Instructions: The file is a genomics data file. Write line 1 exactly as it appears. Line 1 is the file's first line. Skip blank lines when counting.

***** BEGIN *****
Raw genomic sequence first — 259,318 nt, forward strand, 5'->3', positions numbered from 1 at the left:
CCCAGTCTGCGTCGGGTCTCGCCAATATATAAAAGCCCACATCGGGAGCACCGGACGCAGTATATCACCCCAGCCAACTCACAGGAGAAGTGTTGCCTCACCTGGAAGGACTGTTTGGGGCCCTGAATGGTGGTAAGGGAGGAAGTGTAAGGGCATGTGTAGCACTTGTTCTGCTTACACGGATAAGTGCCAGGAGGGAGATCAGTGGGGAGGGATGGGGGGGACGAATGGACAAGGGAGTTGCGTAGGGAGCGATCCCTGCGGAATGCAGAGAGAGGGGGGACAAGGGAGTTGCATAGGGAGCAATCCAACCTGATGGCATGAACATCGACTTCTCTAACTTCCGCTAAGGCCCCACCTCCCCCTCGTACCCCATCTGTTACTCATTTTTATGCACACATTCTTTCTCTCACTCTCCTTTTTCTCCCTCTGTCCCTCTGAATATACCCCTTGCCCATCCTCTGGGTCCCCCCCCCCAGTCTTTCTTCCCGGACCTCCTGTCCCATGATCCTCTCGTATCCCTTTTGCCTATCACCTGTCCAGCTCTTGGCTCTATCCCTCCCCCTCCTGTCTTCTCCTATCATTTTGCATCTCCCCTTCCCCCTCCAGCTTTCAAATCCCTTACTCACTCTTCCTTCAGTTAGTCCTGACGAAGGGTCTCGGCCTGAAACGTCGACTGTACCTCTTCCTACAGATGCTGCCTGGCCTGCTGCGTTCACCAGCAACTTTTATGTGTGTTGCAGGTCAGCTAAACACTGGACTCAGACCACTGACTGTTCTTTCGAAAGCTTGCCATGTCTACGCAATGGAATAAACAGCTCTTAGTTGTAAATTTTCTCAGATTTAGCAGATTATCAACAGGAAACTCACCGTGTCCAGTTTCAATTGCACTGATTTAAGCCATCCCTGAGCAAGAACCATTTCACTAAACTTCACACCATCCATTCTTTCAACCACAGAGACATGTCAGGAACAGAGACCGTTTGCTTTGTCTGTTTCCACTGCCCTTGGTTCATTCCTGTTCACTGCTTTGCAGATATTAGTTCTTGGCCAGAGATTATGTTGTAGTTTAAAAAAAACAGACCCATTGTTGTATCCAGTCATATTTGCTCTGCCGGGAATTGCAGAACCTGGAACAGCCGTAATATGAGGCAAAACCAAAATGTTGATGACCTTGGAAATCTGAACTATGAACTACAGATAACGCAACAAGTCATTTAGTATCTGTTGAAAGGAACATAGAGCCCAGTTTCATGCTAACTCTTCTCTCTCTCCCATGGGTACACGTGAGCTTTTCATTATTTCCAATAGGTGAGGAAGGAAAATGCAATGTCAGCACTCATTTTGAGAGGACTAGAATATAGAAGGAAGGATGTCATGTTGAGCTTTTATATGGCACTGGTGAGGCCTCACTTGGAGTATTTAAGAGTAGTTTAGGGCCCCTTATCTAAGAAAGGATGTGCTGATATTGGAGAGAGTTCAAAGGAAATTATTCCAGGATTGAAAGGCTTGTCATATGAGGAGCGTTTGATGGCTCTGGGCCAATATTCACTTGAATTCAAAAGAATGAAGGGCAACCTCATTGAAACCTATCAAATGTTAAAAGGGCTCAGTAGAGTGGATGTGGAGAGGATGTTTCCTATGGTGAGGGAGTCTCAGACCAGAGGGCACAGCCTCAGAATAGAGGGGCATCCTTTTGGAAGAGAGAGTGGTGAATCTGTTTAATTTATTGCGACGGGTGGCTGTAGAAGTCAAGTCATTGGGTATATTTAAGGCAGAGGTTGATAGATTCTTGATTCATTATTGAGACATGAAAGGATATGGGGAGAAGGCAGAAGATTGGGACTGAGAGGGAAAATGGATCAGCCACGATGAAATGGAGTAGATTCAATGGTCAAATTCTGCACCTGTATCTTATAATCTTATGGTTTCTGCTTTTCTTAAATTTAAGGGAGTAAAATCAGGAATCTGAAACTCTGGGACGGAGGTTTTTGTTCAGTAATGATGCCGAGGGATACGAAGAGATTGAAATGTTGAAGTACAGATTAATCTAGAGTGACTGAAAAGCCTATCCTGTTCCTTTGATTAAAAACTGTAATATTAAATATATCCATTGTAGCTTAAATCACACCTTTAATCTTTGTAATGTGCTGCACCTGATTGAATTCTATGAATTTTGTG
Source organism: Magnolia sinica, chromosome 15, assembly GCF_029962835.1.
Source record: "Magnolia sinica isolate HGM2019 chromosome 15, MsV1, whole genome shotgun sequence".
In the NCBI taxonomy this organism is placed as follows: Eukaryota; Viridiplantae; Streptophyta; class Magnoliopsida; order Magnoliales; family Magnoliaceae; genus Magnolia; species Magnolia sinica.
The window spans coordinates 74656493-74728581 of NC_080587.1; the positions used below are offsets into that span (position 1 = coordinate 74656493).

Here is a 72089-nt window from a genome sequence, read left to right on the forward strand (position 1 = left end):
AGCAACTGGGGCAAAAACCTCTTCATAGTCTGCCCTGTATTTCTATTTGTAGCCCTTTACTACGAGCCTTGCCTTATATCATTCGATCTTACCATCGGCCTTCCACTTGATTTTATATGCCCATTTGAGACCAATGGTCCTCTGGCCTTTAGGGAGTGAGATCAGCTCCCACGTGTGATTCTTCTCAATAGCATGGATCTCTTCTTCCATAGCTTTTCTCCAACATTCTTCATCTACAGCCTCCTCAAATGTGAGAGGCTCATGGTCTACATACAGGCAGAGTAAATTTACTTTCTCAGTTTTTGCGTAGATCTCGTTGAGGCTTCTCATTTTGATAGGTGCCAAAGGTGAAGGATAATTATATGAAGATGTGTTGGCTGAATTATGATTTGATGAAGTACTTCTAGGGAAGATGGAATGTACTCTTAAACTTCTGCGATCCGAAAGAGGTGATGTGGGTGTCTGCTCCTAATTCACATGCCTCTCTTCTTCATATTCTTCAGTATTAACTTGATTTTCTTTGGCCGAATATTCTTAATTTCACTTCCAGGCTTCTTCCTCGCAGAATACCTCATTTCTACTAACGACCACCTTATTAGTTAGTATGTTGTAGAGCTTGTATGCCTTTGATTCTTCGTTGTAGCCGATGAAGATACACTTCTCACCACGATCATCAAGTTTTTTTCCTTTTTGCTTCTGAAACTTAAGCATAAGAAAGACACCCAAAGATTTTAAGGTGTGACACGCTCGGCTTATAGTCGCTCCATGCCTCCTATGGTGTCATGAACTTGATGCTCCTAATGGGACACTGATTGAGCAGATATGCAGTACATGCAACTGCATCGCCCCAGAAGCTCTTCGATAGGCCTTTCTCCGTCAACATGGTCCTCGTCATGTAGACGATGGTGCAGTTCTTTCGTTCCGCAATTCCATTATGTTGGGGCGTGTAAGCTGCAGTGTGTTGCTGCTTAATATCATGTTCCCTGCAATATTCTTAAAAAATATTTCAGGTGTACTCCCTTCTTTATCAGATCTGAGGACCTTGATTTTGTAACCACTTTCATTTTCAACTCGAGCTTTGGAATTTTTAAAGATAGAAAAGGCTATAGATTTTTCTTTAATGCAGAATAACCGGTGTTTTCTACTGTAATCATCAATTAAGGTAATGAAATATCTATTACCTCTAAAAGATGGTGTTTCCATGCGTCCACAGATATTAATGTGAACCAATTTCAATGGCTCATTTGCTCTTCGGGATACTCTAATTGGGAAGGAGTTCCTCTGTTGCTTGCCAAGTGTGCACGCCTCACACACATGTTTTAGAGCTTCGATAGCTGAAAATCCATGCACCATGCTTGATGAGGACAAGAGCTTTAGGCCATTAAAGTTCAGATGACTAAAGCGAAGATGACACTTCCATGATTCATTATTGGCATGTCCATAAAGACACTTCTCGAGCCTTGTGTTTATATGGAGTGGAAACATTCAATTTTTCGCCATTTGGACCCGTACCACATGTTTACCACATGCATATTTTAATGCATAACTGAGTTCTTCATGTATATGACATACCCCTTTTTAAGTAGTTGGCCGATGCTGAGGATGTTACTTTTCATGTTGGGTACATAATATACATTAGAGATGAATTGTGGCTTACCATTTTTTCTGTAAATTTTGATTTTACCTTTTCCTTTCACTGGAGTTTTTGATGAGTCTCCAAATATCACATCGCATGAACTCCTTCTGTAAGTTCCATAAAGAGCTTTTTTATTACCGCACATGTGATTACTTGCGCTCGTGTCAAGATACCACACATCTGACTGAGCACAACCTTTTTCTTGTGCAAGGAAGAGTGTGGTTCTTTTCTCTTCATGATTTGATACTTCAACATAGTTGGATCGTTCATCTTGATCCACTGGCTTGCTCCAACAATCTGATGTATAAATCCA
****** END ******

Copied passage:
Raw genomic sequence first — 259,318 nt, forward strand, 5'->3', positions numbered from 1 at the left: